After listening to several of these cases, one could start thinking that buyers should have been more careful and not have parted so freely with their hard-earned money.
But who would really expect that solicitors do not need to perform thorough checks on a property before exchange of contracts and cash? That solicitors could engage in questionable practices when handling client’s accounts? That significant errors in contracts would go unnoticed, until the time the diggers come to start on the foundations of the buyer’s house?
And that in the event of any of the above happening – and they all have – the buyer is left without any legal consumer protection?
DEI and IKA
Most buyers are not aware that their power supply in their newly built house is ‘builders electricity’ which has to be changed over to ‘household electricity’ within three years of the original application for the ‘builders’ supply. The electricity bills arrive as normal, until the warning arrives that the supply will be discontinued if the necessary documents are not supplied. These include certificates from the civil engineer, the electrician and the plumber who did the work in the newly built property. This works well for the engineers, many of whom are owed money from the developer – money that the buyer has usually already handed over to the developer – but bad news for the buyer. The civil engineer can refuse to sign until their bill for work carried out in the property is settled. As one local civil engineer (who did not want to be named) put it, “We are 50K out of pocket – for getting plans and permits for just one developer. We have already paid the planning department and paid tax. Our only hope of getting our money back is if the people who bought the house want domestic electricity in the future.”
Similarly, IKA chases the owner, who finds out for the first time that there is a debt ten years after the house has been completed and after they thought they had paid the money to the developer when the house was being built. IKA adheres to its own rules, disregarding private legal contracts and receipts as proof of payment, and pursues the owner of the property, the victim of fraud committed by the developer, for the outstanding debts. “The reason for this,” a specialist lawyer tried to explain, “is that IKA can always trace the property owner, while developers often disappear.” So, chasing the victim is the easy alternative to a complete lack of checks by building inspectors and the inability of government departments to communicate with the property owner at the time of the completion of the building. But that is not all; when and if the payments are eventually made, the workers who are entitled to the insurance contributions do not get them as they, too, are impossible to trace. “I cannot see why they have to do that,” the lawyer continued. “Builders are liable for paying their own unpaid tax; and they can be traced – very often the same people who do not pay IKA contributions on behalf of their customers also have debts to the tax authorities.” And furthermore, IKA contributions paid by the customer to the developer as part of the agreed house price and pocketed by the developer, is a source of undeclared tax-free income for the developer. Any wonder this country’s finances are in a mess?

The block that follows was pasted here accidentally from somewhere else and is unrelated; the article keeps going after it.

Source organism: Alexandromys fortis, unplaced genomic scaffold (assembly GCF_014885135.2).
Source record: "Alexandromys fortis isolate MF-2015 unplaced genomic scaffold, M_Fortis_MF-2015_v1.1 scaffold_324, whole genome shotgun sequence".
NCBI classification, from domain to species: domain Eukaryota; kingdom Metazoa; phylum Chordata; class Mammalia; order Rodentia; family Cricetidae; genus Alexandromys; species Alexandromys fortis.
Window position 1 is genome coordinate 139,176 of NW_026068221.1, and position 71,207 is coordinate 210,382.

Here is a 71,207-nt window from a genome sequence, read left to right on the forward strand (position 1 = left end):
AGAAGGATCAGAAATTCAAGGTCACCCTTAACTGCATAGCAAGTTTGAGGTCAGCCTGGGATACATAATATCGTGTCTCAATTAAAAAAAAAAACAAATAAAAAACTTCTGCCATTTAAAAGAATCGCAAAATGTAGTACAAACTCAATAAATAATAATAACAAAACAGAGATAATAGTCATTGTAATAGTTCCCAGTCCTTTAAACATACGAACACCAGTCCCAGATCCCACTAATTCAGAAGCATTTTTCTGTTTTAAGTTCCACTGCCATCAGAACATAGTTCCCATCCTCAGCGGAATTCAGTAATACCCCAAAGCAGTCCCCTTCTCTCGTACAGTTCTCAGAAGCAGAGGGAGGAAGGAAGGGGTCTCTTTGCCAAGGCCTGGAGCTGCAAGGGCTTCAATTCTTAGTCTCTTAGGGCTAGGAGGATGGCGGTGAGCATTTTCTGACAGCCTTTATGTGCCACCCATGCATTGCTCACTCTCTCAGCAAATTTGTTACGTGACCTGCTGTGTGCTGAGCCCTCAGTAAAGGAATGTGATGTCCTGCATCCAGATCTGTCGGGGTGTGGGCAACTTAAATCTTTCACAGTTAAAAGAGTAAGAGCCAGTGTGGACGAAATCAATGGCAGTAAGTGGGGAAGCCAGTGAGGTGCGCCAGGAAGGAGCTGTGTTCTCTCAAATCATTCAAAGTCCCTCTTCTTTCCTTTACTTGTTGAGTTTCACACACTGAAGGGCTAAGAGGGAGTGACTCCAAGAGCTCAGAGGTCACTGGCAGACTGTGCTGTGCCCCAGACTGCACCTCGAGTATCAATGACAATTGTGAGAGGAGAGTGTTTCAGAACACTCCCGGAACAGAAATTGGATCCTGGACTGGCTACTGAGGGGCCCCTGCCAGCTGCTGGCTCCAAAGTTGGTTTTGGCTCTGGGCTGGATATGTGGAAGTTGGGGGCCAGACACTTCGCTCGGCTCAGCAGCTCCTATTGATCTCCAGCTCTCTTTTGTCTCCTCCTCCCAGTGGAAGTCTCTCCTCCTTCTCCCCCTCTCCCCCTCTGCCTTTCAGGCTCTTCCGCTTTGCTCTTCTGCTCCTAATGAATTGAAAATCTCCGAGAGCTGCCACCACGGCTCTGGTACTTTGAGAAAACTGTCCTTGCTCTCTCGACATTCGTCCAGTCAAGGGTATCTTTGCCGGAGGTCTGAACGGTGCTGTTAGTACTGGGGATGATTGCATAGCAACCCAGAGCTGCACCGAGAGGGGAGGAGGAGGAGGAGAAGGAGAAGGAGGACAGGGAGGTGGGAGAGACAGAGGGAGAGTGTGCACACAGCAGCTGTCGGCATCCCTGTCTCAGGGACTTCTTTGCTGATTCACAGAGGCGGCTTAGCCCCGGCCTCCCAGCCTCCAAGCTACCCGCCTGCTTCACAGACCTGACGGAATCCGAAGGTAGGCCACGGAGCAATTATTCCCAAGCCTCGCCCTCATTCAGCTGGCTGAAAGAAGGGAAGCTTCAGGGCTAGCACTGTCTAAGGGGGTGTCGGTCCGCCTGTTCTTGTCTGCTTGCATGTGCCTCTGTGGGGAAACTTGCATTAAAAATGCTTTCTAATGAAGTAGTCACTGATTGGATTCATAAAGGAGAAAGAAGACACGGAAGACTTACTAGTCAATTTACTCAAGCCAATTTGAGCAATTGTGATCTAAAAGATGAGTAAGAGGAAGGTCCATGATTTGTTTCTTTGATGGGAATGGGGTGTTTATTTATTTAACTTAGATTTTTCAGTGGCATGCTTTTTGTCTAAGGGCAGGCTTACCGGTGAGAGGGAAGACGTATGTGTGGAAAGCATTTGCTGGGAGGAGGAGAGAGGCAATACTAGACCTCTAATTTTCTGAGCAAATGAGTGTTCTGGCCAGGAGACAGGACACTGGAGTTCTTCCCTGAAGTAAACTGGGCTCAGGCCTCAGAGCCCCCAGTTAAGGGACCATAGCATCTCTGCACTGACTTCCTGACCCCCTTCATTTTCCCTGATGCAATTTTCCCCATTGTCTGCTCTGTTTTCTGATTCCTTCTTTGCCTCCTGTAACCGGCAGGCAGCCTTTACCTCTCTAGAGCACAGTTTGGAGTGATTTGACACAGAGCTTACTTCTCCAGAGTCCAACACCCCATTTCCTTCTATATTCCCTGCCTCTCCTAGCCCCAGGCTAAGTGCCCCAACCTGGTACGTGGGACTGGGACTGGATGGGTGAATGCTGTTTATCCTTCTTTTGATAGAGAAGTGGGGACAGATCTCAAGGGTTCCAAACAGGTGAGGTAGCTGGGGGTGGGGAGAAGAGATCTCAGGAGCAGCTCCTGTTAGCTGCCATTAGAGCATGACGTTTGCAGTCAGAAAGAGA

Trying to get a better understanding of Rose’s situation, I talked to a Chania-based civil engineer who has already complained to the previous government about the Forestry department’s regulations – too strange, even for Greece. She got quite animated as soon as I approached the subject. “It is completely crazy,” she said. “We have a government department that does not accept its own decisions – they issued building permits a few years ago and now they do not recognise them. And nobody is prepared to make a ruling to resolve an issue that affects thousands of people.”
The worry according to the forestry department is, she explained, that the state might have a claim on land that could be forestry. “But in this case,” the civil engineer continued, “they should have made a legal claim and registered it in the local land deeds repository.”
And again, not deciding how to interpret a new regulation is the lazy answer to the complete lack of ability by the state to complete the national land registry project like every other country in Europe (with the possible exception of Albania) has done. And that would have solved the ambiguity in land use designation.
What is to be done? Time for a review of property legislation
The reform agenda of the new government should include a serious and well thought out review of legislation concerning property ownership, complete land use designation, and new professional standards for legal, technical and advisory services offered in relation to property development.
The pending social security contributions review should include a good look into the system of paying IKA contributions for buildings, to include inspections and communication with property owners, separate from the general employment contribution regulations and concessions.
The holiday home industry shows signs of revival. The last thing this country needs is a new generation of unhappy customers to spread the bad news about living their dream in the sun.